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I have a design issue that I encounter currently.

Let's say there is a hierarchy of components. Each of these component derives from an abstract Component type which looks something like this:

public abstract class Component
{
    public abstract Component Parent { get; }
    public abstract ComponentCollection Children { get; }
}

Now I want to add some optional functionality to those components, lets take being able to search within the component hierarchy and to select components within the hierarchy as examples.

Is it considered bad practice to provide those optional functionality in the base class like this:

public abstract class Component
{
    // Other members

    public abstract bool IsSearchable { get; }
    public abstract bool Search(string searchTerm);

    public abstract bool IsSelectable { get; }
    public abstract bool Select();
}

While the "search-ability" and "select-ability" is managed in derived components by e.g. using strategy patterns?

Somehow this seems like violation of the SRP to me, but in my opinion the only alternative would be to have an interface for each optional functionality and only implement it on components that support this functionality.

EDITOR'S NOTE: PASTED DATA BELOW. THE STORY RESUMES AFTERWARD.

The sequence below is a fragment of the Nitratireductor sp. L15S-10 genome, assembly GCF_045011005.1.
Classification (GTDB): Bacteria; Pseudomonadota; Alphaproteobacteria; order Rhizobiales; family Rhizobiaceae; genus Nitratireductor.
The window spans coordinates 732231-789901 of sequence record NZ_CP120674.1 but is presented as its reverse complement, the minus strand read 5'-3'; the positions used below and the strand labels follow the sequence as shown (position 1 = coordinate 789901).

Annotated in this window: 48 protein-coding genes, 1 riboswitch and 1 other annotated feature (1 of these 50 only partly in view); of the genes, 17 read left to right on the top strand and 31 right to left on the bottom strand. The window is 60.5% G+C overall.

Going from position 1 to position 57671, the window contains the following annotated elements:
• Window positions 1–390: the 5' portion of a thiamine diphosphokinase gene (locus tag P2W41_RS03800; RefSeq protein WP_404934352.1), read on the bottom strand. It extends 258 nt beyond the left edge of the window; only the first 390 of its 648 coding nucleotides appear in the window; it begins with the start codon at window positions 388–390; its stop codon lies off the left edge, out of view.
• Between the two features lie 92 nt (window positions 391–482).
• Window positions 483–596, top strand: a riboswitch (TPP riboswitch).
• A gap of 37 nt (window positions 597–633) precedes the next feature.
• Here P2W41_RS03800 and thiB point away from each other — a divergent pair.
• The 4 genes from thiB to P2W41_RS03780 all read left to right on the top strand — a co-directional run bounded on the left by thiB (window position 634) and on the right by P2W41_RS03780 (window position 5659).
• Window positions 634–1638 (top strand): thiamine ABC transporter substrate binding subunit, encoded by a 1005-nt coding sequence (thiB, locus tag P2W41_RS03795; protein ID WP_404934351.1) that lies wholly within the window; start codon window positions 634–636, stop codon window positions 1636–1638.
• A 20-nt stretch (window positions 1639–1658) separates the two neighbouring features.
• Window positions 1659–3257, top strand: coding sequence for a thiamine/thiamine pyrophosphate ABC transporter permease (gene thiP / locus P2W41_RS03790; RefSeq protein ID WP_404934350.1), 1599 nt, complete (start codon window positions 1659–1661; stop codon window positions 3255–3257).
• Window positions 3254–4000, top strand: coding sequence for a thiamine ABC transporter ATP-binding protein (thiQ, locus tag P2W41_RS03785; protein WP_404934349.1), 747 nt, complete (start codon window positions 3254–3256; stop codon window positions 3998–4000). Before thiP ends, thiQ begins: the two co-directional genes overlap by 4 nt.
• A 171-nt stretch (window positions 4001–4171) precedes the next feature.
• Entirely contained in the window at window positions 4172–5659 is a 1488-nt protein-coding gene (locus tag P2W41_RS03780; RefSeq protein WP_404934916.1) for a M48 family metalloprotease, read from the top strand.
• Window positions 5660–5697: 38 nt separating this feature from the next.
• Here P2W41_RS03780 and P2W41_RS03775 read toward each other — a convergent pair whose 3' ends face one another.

In my opinion this would have the drawback that I have to write code like this everytime I want to check if a component provides specific functionality:

public bool Search(Component component, string searchTerm)
{
    ISearchable searchable = component as ISearchable;
    if(searchable != null)
    {
        searchable.Search(searchTerm);
    }
}

Which strategy would you choose or do you have any better ideas?

Thanks in advance!

share|improve this question
    
Why does the drawback you point out differ substantially from your current code, which has to check component.IsSearchable() first? – Joris Timmermans Jun 15 '11 at 9:18
    
Well this is what I am not sure about. Personally I would consider checking a property to be cleaner (and probably faster) than checking the type of an object. – Florian Greinacher Jun 15 '11 at 9:21
1  
Conceptually the type of an object is one of its properties (in the general sense), so that's not an issue. Performance could be an issue, and probably will be in a language like C++ but perhaps not in Java or C#. Also consider the benefits of having an ISearchable interface - you might have non-Components that are searchable too. – Joris Timmermans Jun 15 '11 at 9:24
    
@MadKeithV: This is true, but how should should someone know that she can cast a Component to ISearchable in some cases. This is not pretty declarative in my opinion. – Florian Greinacher Jun 17 '11 at 7:19
    
@Florian - they can look at the class declaration and see that Component is derived from ISearchable (if all Components have a default implementation of ISearchable). That is no different from looking at the class interface to see the member functions IsSearchable etc. – Joris Timmermans Jun 17 '11 at 7:36
up vote 1 down vote accepted

A possible option: